Liverpool Biennial 2018 reveal art theme and what we learnt from this year’s preview

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George Osodi

George Osodi

Liverpool Biennial 2018 has revealed this year’s theme and line up of artists, Getintothis’ Lauren Wise delivers a breakdown of events while arts editor Sinead Nunes gives critical comment.

Liverpool Biennial 2018 has announced this year’s theme is to be ‘Beautiful world, where are you?‘.

The tenth edition of the Biennial will see artists present works in various venues and public spaces across the city focused on the social, political and economic turmoil seen across the world.

The exhibition, which will take place from July 14 until October 28, will exhibit works from more than 40 artists from 22 countries.

This year’s theme is derived from a 1788 poem by the German poet Friedrich Schiller.

Sally Tallant and Kitty Scott, co-curators of Liverpool Biennial, said: “Today the poem continues to suggests a world gripped by deep uncertainty; a world in social, political and environmental turmoil. It can be seen as a lament but also as an invitation to reconsider our past, advancing a new sense of beauty that might be shared in a more equitable way.

Sites exhibiting work as part of Liverpool Biennial 2018 range from museums to civic buildings. The venues include: Tate LiverpoolSt George’s HallBlackburne HouseBluecoatLiverpool Playhouse and FACT.

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While the theme is ‘Beautiful world, where are you?‘ many of the works will centre around Liverpool itself, taking note of its historic architecture and musical past.

One artist who will be doing just that is musician and composer, Ari Benjamin Meyers.

Meyers will produce a series of portrait films, which will be shot on the stage of Liverpool Playhouse. These will tell the story of Liverpool‘s musical history as well as its industrial past and will be projected to the audience as life-size.

Oscar nominated filmmaker, Agnes Varda, will also be displaying work in the exhibition.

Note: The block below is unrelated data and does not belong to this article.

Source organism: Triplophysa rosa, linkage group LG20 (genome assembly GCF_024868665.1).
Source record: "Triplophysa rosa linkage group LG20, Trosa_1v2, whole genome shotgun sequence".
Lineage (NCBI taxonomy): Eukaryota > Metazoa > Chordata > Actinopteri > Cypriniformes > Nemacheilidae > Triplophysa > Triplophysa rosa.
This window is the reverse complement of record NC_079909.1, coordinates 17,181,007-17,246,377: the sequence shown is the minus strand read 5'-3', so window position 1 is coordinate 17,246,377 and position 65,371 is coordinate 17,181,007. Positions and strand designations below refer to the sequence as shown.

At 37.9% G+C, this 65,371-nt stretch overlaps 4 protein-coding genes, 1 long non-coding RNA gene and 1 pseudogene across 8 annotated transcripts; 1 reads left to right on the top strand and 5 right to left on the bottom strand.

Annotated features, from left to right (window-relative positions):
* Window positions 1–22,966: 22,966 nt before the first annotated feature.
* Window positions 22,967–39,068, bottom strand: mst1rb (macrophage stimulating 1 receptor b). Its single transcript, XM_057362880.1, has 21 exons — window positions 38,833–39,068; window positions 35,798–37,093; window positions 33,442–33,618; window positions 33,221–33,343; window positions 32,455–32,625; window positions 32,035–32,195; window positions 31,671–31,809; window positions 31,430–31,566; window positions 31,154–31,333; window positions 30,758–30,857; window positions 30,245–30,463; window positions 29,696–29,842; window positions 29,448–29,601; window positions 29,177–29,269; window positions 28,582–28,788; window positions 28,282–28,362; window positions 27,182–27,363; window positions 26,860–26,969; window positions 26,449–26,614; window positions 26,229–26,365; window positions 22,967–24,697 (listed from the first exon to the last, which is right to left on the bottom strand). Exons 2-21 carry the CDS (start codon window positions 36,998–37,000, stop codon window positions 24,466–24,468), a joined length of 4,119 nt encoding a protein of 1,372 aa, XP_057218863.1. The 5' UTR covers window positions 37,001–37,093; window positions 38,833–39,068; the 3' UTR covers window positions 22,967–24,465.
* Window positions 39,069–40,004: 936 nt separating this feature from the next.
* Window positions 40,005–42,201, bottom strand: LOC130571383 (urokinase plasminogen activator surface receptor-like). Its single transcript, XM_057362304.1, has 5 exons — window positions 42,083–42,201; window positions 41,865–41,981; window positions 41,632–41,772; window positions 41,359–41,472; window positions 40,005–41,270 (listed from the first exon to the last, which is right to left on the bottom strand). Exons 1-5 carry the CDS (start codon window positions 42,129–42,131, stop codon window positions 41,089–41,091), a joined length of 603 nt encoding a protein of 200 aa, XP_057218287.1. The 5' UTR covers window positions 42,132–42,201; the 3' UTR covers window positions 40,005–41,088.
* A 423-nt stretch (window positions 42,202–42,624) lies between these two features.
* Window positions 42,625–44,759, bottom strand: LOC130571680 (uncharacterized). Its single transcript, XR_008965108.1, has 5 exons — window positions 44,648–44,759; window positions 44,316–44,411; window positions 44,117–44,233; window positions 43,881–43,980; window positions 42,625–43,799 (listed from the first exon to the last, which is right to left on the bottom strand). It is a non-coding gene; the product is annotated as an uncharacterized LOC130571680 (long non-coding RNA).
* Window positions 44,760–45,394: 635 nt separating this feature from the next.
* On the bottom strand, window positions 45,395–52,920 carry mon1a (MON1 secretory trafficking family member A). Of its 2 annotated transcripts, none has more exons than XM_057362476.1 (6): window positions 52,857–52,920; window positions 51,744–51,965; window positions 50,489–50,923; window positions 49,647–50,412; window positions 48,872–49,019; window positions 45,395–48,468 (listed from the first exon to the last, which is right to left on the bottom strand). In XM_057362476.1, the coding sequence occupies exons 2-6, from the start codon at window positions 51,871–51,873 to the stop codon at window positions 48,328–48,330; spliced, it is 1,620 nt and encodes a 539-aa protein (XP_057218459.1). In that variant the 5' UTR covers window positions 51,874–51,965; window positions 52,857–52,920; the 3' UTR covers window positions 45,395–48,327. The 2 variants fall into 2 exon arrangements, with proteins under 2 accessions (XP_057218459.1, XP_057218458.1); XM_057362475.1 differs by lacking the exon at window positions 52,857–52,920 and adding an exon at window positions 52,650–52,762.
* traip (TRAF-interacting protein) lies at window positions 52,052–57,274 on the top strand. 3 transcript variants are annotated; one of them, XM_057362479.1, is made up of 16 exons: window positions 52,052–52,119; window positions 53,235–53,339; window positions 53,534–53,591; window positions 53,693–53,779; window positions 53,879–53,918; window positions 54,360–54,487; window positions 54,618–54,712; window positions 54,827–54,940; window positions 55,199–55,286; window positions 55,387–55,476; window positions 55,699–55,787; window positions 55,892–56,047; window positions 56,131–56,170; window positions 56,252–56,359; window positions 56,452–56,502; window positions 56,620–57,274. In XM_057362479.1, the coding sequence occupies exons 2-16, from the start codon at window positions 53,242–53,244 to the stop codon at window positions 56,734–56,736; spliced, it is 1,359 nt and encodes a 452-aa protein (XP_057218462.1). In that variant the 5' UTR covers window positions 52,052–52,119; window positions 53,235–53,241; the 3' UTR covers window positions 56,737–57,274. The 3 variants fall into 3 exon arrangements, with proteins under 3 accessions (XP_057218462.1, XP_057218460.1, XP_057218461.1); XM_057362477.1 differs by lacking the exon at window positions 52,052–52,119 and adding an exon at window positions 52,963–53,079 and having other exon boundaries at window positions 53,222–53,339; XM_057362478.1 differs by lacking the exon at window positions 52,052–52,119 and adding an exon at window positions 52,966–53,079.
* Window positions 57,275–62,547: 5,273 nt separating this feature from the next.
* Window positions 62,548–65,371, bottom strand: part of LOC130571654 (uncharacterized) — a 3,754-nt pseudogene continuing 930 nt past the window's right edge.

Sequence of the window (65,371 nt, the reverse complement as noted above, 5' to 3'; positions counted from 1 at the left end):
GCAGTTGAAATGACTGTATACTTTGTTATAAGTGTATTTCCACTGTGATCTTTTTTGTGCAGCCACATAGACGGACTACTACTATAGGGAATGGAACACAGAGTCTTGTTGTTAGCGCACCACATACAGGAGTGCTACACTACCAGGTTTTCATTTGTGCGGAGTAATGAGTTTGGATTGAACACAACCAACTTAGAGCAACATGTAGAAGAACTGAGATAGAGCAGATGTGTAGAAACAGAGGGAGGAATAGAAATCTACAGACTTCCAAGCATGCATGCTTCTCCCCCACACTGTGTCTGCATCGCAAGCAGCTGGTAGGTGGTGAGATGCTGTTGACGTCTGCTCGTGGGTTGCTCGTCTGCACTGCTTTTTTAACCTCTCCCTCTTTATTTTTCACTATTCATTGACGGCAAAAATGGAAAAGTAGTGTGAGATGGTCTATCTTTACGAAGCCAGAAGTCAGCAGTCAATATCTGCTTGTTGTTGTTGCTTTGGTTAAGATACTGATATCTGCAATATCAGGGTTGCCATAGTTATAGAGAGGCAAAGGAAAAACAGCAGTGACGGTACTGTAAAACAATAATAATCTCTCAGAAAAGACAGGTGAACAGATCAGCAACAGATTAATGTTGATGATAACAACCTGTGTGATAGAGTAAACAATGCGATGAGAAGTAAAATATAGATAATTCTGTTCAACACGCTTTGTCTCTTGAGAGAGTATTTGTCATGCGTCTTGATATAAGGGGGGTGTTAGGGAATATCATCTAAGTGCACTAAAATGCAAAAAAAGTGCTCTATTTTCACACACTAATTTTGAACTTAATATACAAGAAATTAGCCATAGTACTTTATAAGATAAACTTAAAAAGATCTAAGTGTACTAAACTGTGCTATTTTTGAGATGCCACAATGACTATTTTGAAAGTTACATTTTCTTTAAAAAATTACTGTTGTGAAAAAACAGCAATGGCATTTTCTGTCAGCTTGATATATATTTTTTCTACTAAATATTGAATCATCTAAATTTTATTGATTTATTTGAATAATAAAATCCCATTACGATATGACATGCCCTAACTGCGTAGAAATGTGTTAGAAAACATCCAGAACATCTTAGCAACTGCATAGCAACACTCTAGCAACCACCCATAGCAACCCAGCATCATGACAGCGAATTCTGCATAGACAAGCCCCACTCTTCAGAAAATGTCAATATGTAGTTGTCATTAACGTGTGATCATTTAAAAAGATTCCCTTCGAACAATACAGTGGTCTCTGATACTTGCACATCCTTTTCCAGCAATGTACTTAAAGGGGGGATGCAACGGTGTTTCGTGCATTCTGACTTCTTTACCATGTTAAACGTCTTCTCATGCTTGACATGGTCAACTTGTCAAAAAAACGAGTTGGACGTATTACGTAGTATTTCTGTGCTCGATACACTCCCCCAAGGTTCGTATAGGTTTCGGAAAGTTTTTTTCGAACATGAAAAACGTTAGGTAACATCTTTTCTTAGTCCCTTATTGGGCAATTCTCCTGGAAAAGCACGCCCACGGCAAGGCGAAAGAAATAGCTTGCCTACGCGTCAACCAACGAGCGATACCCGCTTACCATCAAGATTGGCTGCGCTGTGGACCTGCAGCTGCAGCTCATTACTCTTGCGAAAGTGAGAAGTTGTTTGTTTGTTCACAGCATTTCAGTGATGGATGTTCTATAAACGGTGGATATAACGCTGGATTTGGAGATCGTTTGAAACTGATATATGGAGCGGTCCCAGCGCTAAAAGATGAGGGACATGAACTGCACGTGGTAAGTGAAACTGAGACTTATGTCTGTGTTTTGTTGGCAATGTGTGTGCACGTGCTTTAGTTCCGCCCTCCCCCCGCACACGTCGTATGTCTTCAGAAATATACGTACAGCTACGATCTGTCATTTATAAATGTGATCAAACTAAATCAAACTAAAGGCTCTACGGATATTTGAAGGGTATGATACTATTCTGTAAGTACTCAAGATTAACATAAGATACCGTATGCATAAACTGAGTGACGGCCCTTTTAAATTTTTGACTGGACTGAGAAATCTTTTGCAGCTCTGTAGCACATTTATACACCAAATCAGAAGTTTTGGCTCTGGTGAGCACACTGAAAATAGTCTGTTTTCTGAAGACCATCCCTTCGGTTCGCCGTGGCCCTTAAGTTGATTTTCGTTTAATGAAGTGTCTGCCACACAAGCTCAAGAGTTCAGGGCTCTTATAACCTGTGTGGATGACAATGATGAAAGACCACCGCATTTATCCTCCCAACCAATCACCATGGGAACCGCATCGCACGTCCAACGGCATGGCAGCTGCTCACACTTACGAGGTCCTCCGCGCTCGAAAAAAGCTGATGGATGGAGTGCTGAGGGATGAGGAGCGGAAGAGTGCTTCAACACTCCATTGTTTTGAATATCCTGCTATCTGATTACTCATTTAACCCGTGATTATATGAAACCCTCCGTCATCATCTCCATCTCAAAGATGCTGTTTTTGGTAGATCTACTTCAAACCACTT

She will be presenting a three-channel video installation at FACT, which will combine extracts of from her three films, Vagabond (1985), Documenteur (1981) and The Gleaners (2000).

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Of exhibiting at Liverpool Biennial 2018, she said: “One can see ‘Beautiful world where are you?’ as a nostalgic way of looking at the past. What can we do to make it beautiful? It’s our duty as artists to ask.

As well as works exhibited within venues there will also be a large-scale sculpture at Exchange Flags by Holly Hendry. Her work will reflect on the architectural history of Liverpool and will take the form of large-scale concrete or fibre glass casts both above and below ground.

Getintothis Arts Editor Sinead Nunes reflects what we know about Liverpool Biennal so far

The stage is set – quite literally. There was something poetic about the director and curator of this year’s festival sat on stage, before a half-built set at the Playhouse Theatre last week, perhaps a metaphor for the pair – Sally Tallant and Kitty Scott – revealing the first glimpses of Liverpool Biennial’s constantly developing summer programme.

Having been criticised in the past for “parachuting” artists in from across the globe to make work about the city, it feels like Liverpool Biennial, in its 20th year, has sat up and listened to the people of the city it calls home – finally.